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OMAHA, Neb. (AP) — Tears welled in Simone Manuel’s eyes. Her voice broke as she revealed the heartbreaking reason behind her failure to advance in the 100-meter freestyle at the U.S. Olympic trials.

The first Black woman ever to win an individual swimming gold medal at the Olympics was diagnosed with overtraining syndrome — or burnout — in late March. She’d never heard of it before. Her mother looked up the condition online. At first, Manuel modified her training at Stanford for two weeks.

“I wasn’t seeing any progress with my performance in the pool,” she said Thursday night. “It actually was declining.”

Manuel first noticed in January that she seemed off. But it wasn’t until two months later that “my body completely crashed.” Her symptoms included increased heart rate while at rest and in training, insomnia, depression, anxiety, and muscle soreness.

“Just walking up the stairs to the pool, I was gassed,” the 24-year-old sprinter said.

Workouts that once were easy became harder. She’d snap at her mother’s questions over the phone from Texas and eventually isolated herself from her family. She had trouble eating. She talked to sports psychologists.

Finally, Manuel was forced to stop training and stay out of the pool for three weeks as a way to let her body rest.

But the break came at the worst possible time. She didn’t resume training until April 17. Hardly enough time to ramp back up and try to qualify for the postponed Tokyo Games.

“I had moments where I didn’t even want to go to the pool because I knew it was going to be bad,” she said. “It was an uphill climb once I got back into the water. That was hard because I love this sport.”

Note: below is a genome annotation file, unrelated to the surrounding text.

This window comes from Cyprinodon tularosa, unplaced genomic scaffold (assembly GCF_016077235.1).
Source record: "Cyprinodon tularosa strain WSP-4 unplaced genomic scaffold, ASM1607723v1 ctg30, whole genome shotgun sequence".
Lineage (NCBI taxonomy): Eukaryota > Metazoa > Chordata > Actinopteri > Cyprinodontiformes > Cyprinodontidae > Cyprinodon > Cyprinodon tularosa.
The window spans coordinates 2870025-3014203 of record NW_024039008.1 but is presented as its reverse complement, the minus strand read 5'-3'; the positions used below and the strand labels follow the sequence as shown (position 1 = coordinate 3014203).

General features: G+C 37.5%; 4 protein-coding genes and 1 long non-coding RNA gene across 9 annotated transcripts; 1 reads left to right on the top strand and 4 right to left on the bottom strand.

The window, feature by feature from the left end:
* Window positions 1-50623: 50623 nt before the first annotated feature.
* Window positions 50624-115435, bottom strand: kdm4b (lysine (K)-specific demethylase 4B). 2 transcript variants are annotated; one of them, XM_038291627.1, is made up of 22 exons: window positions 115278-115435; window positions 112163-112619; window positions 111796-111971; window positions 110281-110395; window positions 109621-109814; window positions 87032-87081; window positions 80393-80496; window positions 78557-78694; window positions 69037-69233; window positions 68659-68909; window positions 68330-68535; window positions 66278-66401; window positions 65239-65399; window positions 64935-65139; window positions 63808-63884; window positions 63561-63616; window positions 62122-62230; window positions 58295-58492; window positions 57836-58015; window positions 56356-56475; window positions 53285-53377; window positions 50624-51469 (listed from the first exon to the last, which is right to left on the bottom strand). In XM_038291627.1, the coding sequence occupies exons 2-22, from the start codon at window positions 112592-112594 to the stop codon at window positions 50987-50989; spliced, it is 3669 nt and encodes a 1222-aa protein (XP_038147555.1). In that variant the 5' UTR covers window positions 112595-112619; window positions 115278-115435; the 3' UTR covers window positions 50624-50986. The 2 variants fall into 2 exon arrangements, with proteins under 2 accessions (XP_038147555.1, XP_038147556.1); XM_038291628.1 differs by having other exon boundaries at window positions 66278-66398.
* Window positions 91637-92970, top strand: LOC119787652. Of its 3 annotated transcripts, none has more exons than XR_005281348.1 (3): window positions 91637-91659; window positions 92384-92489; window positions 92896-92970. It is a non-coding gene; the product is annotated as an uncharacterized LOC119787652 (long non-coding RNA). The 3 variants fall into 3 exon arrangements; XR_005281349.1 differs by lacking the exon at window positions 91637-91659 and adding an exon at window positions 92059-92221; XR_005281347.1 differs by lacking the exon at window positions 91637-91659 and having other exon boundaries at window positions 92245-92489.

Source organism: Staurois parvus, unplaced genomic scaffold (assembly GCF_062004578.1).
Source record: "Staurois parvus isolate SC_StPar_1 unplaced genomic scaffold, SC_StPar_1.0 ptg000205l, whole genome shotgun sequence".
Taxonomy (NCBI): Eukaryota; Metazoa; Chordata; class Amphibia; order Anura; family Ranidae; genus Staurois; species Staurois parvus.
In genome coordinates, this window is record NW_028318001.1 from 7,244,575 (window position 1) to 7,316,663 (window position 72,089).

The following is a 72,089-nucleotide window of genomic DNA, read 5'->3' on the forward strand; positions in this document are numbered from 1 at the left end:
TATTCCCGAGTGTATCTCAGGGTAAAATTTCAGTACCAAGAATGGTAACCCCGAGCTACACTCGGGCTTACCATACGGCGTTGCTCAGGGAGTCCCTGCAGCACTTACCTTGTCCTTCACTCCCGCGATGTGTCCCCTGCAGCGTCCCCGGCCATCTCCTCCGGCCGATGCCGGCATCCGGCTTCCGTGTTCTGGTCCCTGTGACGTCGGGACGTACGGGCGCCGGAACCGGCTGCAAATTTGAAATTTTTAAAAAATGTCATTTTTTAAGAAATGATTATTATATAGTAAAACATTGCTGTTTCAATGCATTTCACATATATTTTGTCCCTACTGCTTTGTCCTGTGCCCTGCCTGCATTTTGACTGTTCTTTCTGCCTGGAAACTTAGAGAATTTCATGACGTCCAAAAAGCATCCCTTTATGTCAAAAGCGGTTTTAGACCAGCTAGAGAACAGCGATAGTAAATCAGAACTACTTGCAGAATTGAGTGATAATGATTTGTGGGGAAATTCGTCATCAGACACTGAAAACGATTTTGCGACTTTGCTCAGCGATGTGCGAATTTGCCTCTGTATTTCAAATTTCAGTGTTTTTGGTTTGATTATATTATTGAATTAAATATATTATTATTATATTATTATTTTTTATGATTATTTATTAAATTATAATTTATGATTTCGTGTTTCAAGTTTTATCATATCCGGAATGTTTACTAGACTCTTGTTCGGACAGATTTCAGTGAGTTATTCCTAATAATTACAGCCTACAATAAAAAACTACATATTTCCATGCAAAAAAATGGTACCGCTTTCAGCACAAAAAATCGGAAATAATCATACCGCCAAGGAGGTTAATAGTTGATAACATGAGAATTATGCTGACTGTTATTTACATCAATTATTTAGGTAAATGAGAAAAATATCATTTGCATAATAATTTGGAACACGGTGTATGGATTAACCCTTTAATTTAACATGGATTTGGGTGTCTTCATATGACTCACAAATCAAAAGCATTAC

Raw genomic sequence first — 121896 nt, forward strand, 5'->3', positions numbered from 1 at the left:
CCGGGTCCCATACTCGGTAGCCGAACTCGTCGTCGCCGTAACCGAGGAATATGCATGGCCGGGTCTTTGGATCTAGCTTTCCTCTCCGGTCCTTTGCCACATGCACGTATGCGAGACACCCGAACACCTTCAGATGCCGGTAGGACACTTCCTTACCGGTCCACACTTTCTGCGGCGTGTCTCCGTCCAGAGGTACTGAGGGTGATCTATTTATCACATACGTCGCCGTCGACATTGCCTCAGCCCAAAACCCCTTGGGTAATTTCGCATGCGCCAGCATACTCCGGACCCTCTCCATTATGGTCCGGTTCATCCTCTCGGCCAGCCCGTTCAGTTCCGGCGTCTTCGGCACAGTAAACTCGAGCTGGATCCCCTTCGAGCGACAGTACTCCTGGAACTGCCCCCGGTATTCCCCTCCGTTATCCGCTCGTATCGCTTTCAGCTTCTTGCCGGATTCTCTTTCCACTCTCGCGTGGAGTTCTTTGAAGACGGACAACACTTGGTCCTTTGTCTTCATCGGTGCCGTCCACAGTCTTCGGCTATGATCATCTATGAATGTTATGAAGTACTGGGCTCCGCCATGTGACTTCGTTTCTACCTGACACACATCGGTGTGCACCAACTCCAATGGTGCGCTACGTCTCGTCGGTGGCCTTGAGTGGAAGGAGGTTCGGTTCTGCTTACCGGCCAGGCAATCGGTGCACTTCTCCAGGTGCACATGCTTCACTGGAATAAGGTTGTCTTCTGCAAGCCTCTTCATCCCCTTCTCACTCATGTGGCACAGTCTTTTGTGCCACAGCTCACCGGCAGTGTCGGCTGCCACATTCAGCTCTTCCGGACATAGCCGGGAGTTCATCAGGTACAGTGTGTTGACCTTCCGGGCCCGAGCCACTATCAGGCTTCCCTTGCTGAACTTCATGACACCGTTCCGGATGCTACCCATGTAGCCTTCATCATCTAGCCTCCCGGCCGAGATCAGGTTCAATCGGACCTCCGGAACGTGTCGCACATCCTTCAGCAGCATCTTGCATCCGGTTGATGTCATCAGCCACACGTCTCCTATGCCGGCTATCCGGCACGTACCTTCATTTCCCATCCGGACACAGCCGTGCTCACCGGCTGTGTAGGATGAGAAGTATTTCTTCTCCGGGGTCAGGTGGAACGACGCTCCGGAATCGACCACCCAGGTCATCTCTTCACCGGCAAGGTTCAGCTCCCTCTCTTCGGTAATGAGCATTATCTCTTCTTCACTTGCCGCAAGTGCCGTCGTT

Manuel, who tied for the gold in Rio five years ago, finished fourth in the first 100 free semifinal at 54.17 seconds. She just missed a spot in Friday night’s final when five swimmers went faster in the second semifinal, with Erika Brown taking the eighth spot in 54.15 — two-hundredths faster than Manuel.

“I am proud of myself,” she said. “I did everything I possibly could have done to set myself up to be my very best at this meet. That 54 was as best as I could be. That’s a tough pill to swallow.”

Manuel has one more chance to make the team in the 50 free preliminaries starting Saturday.

“Things still feel hard,” she said. “The first 50, my speed doesn’t seem to be there with the effort that I’m trying.”

She gave no hint anything was wrong when talking to the media two days before trials. Neither did her coach, Greg Meehan, who will guide the U.S. women in Tokyo.

“I was having a lot of moments where I was just telling myself to believe,” she said. “I didn’t want people to feel sorry for me. I still don’t want them to feel sorry for me now.”

The coronavirus pandemic that delayed the Olympics by a year and the murder of George Floyd by Minneapolis police in May 2020 also weighed heavily on Manuel.

“You’re motivated to still go for it because it’s your dream, but you’re trudging along at times,” she said. “Being a Black person in America played a part in it. This last year for the Black community has been brutal.”

Manuel said she’s relying on her religious faith during this time of great doubt.

“That’s what’s giving me peace,” she said. “I know I did everything I possibly could to even be here and that makes me proud. I continue to stay strong during this process even when there were times when I wanted to give up.”

Manuel tried to sound upbeat, saying that depending on whether she makes the Olympic team, she would have to take a couple months off to let her body rest.

“This isn’t the last time you’re going to see me,” she said, her voice choked by tears. “This isn’t the last time I’m going to do something great in the pool. I’m confident in that.”


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